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Top official seeks unity in ASEAN amid crisis

Top official seeks unity in ASEAN amid crisis

A TOP official from Cambodia’s Ministry of Economy and Finance called Tuesday for greater cooperation between ASEAN members to help the region’s poorest members lift themselves out of recession in the wake of the global economic crisis.

“A key challenge to the region is not just to get out of the crisis, but [to accomplish this while] not losing sight of the negative impact of the crisis on the livelihoods of the poor and vulnerable groups in ASEAN,” said Kong Vibol, secretary of state at the ministry.

Speaking Tuesday at the opening of the two-day 34th Annual Conference of the Federation of the ASEAN Economic Association (FAEA), he said US$69 billion in stimulus spending had been allocated across ASEAN member nations, adding that the money was concentrated on boosting the hardest-hit sectors.

Although stimulus measures vary from country to country – from raising purchasing power for the poor to providing liquidity for big business – the top priorities should remain sustained economic growth and promoting social cohesion, he said.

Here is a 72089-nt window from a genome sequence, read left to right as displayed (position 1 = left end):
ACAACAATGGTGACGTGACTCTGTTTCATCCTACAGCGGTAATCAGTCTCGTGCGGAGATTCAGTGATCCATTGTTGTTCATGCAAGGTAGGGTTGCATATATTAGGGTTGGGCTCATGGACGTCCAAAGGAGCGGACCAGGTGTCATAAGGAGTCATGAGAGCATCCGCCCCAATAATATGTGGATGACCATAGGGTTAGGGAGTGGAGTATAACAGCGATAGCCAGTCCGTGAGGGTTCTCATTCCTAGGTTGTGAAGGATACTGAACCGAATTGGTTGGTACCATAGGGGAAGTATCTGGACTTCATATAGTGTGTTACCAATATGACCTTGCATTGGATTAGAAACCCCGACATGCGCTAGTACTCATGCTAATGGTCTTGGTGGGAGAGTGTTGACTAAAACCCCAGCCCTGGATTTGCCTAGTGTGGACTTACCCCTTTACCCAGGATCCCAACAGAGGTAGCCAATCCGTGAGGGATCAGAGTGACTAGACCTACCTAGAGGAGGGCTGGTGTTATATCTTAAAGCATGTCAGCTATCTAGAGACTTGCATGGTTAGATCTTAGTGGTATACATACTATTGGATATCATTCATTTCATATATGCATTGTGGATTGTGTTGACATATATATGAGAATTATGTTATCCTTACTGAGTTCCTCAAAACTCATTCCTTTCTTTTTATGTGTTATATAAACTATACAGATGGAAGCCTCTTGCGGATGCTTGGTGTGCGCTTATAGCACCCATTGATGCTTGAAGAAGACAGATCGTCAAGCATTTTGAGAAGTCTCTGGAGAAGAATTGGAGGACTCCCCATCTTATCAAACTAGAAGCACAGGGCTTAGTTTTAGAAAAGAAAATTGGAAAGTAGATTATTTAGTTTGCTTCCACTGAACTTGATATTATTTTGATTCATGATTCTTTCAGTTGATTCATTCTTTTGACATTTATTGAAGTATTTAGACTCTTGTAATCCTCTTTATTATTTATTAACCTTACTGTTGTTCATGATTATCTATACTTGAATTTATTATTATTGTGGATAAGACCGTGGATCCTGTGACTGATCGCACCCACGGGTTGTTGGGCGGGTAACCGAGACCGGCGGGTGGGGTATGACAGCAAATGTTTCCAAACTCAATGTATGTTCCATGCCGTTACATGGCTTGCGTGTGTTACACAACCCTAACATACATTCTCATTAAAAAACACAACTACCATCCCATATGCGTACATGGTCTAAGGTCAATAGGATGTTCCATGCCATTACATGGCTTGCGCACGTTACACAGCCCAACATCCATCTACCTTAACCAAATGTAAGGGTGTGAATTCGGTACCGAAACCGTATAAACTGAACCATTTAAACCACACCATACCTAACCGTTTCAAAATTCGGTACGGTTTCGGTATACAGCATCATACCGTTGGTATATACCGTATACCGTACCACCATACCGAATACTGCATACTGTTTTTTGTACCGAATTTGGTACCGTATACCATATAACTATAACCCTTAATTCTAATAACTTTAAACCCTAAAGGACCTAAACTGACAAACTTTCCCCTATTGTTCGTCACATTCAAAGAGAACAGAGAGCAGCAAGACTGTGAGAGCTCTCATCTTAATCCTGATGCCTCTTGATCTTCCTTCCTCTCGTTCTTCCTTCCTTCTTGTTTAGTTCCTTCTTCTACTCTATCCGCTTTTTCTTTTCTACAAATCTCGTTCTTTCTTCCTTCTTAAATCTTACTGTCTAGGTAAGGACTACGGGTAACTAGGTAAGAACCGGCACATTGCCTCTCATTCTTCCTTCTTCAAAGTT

He asked ASEAN members to stay focused on the Millennium Development Goals (MDGs) aimed at reducing poverty, slated to be accomplished by 2015.

Achieving these goals “will help reduce the gap between richer and poorer members in the path towards building an ASEAN Socio-Cultural Community”, he said.

The Asia Development Bank (ADB) reported that international trade was contracting at a level not seen since the Great Depression, causing approximately 60 million people in developing Asian nations to fall into poverty this year, and nearly 100 million more are expected to follow in 2010, said Kong Vibol.

Three of the four “key pillars” of Cambodia’s economy are on track for a contraction this year, he added, anticipating a 4 percent decline in garment industry revenues, a 7.8 percent drop in tourism receipts and 2.6 percent less construction spending than a year earlier.

He said the economy would still grow around 2 percent this year, based on 4.3 percent growth in the agricultural sector, 10.1 percent expansion in the mining sector and gains in the food and beverage and financial services sector of 8.6 and 13.1 percent, respectively.

His projections are in stark contrast with those from international institutions such as the International Monetary Fund, the Asian Development Bank and the Economist Intelligence Unit, all of which are projecting economic contraction this year and a return to growth in 2010.


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